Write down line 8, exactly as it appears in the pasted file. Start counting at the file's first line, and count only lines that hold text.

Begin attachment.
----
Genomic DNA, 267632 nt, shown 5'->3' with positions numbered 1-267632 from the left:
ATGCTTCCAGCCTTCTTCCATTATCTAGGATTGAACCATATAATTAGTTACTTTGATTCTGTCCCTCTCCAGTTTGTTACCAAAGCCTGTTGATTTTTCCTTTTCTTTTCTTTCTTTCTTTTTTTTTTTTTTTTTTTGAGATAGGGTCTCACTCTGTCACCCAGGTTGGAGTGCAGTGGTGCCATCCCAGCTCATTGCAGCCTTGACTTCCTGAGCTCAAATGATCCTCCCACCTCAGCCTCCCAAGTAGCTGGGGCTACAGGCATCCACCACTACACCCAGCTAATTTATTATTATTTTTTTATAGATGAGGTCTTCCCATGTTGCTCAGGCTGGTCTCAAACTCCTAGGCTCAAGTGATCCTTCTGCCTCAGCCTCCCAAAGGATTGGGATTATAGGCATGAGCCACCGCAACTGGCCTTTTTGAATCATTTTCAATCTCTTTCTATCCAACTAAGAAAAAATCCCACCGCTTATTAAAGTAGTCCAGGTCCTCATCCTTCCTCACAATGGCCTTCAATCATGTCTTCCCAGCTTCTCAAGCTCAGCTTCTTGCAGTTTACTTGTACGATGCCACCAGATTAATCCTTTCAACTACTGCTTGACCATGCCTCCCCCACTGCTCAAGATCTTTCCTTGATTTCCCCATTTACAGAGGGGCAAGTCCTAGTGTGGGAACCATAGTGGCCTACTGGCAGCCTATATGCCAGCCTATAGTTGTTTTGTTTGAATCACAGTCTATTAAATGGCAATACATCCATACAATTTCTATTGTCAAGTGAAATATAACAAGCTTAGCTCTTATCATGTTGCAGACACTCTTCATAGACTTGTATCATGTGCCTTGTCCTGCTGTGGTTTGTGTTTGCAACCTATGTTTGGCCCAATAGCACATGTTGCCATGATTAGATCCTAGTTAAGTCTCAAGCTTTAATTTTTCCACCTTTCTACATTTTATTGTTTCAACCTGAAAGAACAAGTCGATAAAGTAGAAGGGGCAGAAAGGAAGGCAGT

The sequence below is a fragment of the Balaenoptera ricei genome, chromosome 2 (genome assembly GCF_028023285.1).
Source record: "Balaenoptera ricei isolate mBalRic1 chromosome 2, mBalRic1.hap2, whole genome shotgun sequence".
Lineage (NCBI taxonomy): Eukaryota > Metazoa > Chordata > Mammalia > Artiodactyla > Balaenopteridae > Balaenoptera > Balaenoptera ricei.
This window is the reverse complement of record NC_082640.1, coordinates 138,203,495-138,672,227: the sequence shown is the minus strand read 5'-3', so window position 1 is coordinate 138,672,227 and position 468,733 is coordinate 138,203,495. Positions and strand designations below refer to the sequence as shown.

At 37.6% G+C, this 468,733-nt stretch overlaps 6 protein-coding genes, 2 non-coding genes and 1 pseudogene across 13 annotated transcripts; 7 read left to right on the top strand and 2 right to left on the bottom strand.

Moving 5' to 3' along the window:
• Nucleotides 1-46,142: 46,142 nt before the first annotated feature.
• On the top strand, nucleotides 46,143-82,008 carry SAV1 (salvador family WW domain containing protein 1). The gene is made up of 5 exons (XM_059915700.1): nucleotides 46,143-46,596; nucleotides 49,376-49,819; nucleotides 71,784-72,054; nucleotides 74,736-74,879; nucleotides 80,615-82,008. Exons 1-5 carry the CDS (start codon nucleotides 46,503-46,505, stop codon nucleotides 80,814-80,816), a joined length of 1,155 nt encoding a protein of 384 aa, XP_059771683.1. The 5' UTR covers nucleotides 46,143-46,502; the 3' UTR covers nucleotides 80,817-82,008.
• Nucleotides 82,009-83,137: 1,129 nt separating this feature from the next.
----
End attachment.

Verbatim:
Moving 5' to 3' along the window: